Up in smoke: $60 million marijuana startup co-owned by rapper was a Ponzi scheme, Feds say
A California startup that raised $60 million to develop a marijuna-growing operation was actually a Ponzi scheme with the money used to buy luxury cars, houses, adult entertainment and to sustain the rap career of one of the company’s founders, federal regulators said.
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The Securities and Exchange Commission alleged in a civil complaint filed in California federal court that WeedGenics and its owners, Rolf Max Hirschmann and Patrick Earl Williams, promised investors that their money would be used to expand their already existing operations in California and Nevada.
But investigators say the company, which was legally registered as Integrated National Resources, Inc., was a sham and never operated any marijuana-related businesses at all.
“Rolf Hirschmann and Patrick Williams allegedly had no real company, no product, and no business, yet despite this, they promised investors everything and then delivered nothing,” said Michele Wein Layne of the SEC.
Instead, the agency said the money was mostly funneled into the pockets of Hirschmann, 52, of Eagle, Idaho, and Williams, 34, of St. Petersburg, Fla., with $16.7 million being used to pay back earlier investors.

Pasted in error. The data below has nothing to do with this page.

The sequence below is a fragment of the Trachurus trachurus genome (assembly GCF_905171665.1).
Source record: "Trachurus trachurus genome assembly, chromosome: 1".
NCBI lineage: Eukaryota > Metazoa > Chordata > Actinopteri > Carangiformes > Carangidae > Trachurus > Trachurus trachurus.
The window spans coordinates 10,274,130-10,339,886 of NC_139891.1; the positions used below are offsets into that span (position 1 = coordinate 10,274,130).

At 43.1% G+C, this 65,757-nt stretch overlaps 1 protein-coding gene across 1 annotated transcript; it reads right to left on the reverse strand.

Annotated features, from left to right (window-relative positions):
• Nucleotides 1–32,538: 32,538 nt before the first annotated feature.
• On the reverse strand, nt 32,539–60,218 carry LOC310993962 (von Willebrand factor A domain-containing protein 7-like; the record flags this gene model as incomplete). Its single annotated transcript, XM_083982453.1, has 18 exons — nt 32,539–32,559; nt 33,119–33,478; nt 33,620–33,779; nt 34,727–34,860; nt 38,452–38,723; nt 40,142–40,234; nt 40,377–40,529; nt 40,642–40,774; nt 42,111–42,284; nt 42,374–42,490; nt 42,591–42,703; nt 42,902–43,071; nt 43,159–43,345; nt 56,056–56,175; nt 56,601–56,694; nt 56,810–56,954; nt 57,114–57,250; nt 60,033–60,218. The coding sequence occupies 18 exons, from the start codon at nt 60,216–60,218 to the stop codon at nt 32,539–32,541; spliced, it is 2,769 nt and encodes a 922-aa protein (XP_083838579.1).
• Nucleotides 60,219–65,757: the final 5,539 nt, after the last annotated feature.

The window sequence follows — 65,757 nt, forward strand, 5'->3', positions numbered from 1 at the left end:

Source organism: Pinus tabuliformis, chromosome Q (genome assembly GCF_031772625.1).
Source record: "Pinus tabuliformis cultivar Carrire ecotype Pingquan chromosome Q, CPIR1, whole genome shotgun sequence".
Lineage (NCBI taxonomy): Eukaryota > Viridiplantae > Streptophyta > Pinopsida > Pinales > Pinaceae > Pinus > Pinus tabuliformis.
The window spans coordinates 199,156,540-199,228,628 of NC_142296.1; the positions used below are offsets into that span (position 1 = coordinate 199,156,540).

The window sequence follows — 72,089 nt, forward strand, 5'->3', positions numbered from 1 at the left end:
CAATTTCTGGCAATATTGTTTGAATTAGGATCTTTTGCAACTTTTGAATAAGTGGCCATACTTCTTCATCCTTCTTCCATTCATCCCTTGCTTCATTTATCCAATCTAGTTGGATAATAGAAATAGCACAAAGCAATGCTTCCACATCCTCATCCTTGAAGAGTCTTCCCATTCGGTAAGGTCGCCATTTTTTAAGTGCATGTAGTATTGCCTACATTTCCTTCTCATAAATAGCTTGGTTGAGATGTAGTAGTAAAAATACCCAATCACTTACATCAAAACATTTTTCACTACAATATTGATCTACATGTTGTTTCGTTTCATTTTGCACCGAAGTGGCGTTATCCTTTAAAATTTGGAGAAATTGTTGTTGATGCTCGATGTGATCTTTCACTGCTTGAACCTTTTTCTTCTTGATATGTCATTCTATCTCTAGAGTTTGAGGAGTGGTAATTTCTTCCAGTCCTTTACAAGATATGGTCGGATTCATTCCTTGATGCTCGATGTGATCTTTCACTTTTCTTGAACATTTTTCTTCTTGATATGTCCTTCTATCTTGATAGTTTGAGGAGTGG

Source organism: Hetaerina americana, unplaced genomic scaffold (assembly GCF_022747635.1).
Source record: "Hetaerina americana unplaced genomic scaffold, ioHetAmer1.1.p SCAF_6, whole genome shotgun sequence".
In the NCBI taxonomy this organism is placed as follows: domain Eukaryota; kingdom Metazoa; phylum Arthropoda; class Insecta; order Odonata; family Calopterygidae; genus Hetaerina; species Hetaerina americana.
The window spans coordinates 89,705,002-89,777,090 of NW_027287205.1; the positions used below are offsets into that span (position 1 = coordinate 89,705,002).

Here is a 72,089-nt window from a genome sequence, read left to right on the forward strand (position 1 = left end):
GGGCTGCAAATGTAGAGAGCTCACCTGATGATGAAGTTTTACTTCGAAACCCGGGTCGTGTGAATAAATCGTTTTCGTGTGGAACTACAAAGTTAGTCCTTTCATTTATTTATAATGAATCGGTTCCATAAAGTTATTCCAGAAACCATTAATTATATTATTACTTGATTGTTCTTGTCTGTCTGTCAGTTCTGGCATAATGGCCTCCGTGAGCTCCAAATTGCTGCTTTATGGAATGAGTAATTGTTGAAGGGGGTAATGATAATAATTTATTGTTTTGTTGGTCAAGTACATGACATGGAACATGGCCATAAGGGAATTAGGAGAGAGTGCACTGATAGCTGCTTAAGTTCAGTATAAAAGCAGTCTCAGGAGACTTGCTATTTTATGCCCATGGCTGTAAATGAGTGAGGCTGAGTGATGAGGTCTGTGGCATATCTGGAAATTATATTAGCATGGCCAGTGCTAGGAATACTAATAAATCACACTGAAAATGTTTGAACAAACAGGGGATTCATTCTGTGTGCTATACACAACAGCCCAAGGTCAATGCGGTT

The SEC says that between 2019 and April of this year, the pair managed to raise $60 million from 350 investors.
It wasn’t immediately clear if the men had retained attorneys. A message left for Williams wasn’t immediately returned and numbers listed for Hirschmann appeared to no longer be in service.
On Tuesday, the SEC said it had received an emergency court order to shut the company down and seize its assets.
According to court filings, Hirschmann and Williams had promised investors returns of up to 36%, claiming the business was well under way and that their money would be used to expand existing operations. When fully operational, they claimed the company would generate tens fo millions of dollars annually.
When investor money was received, the men would transfer it through a multitude of accounts to obscure its origins, and then use it to buy jewelry, cars and real estate.
Investigators say Hrischmann took pains to obscure his identity from investors, using a fake name, Max Bergmann, in any communications he had with them. Williams operated behind the scenes, but used investor money to prop up his career as a rapper known as BigRigBaby, according to court papers.
In its filings, the SEC named a number of companies controlled by Williams and Hirschmann, with names like Oceans 19 Inc, Autobahn Performance LLC and Bagpipe Holdings LLC, they say have bank accounts holding millions in misappropriated money.
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